The grieving family of a Lancashire man killed by swine flu has attacked the authorities for their handling of the crisis.
Godfrey Armstrong, 55, who lived in Penwortham near Preston, with his brother Julien, became ill with a flu-like illness a few weeks ago.
As he had no underlying health conditions, he did not go to his doctor or to hospital, but tried to recover from the illness at home. But the disease took hold and he died on August 2.
His brothers Rodney and Julien said a pathologist's report confirmed Godfrey died of swine flu.
He is believed to be the first person in Lancashire to have died of the disease – one of 59 to die nationally during the pandemic.
Julien, 45, who believes he also suffered a milder form of swine flu but recovered, found his brother dead.
He said: "Godfrey was late getting up that morning and when I called him, I was not getting a response.
"I went into the bedroom and found him lying there dead on the floor.
"The health advice is that if you are relatively fit and healthy and get swine flu, you should get better in a few days.
"But even though Godfrey was in good health, he died of it.
"You just don't expect something like that to suddenly happen to someone in your family."
>> Lancashire man dies from swine flu
After his brother's death, Julien became concerned about his own illness being swine flu and called his GP surgery for advice.
He said: "I was told to ring the National Flu Line and when I did, I just seemed to get an advice line telling me to make sure I disposed of tissues after blowing my nose and to make sure I washed my hands regularly."
Rodney said: "The health people are trying to sweep the whole issue under the carpet.
"I think they are trying to play it down so they don't frighten people, but they are being deceitful about it. Health bosses are discouraging people from going to doctors or hospital if they think they have swine flu and say it is mild unless you have an existing health condition.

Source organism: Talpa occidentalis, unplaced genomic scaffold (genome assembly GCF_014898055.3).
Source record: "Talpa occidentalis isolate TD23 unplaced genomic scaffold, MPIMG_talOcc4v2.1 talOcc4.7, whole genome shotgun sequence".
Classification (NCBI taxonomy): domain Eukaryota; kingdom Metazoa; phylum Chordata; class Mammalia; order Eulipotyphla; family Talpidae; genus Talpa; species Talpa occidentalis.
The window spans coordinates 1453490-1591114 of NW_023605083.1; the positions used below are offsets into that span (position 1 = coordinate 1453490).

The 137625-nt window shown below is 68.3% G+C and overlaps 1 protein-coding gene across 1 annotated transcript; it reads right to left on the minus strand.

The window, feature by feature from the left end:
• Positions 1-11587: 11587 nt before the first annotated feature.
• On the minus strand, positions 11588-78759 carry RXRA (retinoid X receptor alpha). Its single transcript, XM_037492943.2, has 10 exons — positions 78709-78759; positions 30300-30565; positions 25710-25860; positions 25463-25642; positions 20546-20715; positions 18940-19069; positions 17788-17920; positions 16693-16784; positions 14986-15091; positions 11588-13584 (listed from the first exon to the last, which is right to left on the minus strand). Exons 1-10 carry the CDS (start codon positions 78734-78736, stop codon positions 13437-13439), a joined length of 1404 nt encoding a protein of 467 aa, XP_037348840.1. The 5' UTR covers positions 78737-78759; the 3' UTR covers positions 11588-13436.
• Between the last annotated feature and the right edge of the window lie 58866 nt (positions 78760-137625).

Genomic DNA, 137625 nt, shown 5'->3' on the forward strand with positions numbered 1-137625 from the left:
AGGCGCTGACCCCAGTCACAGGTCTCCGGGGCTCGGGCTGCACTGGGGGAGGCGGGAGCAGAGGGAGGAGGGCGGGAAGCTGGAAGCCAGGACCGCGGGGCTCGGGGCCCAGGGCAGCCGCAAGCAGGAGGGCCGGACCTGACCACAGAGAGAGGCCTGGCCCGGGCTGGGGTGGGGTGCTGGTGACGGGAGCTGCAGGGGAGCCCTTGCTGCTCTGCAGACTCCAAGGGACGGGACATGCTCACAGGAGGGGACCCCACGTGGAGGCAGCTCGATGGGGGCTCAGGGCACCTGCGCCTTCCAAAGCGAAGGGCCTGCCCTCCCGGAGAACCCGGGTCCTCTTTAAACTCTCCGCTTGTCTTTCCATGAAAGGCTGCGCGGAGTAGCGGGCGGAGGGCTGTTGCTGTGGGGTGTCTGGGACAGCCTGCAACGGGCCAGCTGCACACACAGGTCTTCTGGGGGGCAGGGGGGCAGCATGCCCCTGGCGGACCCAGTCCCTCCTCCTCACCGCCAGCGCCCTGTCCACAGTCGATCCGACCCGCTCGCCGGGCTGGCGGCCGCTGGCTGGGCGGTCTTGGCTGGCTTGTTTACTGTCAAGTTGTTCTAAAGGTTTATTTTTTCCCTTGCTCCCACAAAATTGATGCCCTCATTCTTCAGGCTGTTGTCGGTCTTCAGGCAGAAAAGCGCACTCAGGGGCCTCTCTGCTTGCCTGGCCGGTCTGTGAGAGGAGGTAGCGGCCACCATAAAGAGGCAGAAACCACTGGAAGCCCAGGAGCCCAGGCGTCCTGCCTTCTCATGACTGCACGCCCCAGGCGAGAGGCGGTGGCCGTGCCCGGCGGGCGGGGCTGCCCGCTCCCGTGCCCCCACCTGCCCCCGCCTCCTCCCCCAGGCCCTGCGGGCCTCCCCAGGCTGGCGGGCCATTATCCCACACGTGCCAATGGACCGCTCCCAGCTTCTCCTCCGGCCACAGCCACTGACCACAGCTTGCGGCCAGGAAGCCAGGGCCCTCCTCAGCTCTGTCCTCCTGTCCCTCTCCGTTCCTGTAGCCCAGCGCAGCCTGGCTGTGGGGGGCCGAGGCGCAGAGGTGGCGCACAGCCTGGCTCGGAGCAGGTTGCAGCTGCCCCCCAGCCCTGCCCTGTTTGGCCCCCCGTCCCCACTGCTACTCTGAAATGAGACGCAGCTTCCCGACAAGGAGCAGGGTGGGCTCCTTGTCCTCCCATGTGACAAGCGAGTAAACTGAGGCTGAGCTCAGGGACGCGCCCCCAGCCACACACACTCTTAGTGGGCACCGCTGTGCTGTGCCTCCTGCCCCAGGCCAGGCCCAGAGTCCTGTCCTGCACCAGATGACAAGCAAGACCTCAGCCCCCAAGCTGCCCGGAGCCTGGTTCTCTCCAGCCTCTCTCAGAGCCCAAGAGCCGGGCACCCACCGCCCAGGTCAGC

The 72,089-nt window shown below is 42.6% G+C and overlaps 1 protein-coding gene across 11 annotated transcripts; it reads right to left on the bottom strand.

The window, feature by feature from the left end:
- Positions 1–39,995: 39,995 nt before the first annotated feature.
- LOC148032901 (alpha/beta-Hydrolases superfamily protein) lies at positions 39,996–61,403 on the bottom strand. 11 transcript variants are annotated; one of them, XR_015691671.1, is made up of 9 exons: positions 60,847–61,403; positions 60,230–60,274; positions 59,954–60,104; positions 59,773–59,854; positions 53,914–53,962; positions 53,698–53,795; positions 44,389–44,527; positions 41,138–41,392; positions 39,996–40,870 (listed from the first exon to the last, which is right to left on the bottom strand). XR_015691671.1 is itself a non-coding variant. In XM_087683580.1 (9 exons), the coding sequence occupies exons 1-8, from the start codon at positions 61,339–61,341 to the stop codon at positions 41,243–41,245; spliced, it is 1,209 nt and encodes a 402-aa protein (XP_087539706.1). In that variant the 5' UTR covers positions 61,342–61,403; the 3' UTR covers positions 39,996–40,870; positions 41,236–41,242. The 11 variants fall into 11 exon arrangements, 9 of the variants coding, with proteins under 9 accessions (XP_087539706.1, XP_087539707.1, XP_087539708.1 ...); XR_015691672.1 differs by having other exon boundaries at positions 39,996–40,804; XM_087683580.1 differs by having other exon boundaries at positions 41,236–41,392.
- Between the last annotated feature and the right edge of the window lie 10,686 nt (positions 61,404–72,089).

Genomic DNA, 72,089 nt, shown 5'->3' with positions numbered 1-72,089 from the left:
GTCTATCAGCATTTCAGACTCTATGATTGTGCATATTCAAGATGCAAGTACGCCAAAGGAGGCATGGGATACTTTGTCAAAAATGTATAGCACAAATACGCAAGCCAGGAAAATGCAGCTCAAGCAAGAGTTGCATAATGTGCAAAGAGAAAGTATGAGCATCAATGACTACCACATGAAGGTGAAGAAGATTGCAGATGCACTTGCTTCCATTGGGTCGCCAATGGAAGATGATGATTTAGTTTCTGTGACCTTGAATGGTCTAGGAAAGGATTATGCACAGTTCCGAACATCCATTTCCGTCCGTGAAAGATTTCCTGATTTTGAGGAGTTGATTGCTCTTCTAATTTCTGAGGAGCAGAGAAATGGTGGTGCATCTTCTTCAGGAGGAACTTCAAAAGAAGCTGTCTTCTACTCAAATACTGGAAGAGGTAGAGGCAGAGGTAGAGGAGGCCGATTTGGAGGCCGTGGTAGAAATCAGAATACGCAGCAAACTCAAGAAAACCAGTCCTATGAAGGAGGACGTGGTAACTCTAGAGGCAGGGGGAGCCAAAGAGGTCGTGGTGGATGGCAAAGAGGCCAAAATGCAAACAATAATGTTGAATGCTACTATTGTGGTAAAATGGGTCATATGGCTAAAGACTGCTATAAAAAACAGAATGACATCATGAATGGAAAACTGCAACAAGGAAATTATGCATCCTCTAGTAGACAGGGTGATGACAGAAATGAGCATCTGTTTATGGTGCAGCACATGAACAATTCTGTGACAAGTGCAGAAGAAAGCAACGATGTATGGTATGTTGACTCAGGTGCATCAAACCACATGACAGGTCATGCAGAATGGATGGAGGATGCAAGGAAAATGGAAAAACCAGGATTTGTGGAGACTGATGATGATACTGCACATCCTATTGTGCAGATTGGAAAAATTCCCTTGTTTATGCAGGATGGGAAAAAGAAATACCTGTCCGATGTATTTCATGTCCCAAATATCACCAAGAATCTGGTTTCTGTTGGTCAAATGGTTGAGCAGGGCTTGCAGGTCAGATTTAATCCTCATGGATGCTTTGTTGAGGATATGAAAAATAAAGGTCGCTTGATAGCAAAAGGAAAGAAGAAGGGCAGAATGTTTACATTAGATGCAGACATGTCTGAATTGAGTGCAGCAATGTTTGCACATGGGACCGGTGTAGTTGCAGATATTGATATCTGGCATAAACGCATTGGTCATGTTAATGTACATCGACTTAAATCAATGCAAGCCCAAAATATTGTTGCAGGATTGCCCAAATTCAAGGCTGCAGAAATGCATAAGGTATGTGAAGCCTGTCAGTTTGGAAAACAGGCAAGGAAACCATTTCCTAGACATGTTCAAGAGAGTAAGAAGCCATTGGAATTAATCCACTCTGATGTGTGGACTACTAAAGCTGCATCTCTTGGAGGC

"Godfrey did not have any underlying health conditions and he died. Swine flu is a nasty, aggressive, illness and Godfrey's death was rapid.
"The health professionals let Godfrey down as they are supposed to save people."
Conservative shadow health secretary Mike Penning told the Lancashire Evening Post: "It's vitally important for Mr Armstrong's family and the country as a whole that we can have confidence in the processes put in place to deal with swine flu."
South Ribble MP David Borrow said: "The family have not contacted me but if they were to I would demand answers from the PCT and would ensure as much information as possible was in the public domain. I need the permission of the family before I can start asking questions about a particular individual."
Dr Terry O'Connor, NHS Central Lancashire clinical executive chairman, said: "There is nothing new that we can add about whether or not this was a death due to swine flu until we have heard from the coroner, which we anticipate will be in the next few days.
"Whether or not the death was due to swine flu, we would like to offer our sympathy."
The funeral was at Kingsfold Methodist Church in Penwortham on August 12, followed by burial at Hill Road Cemetery.
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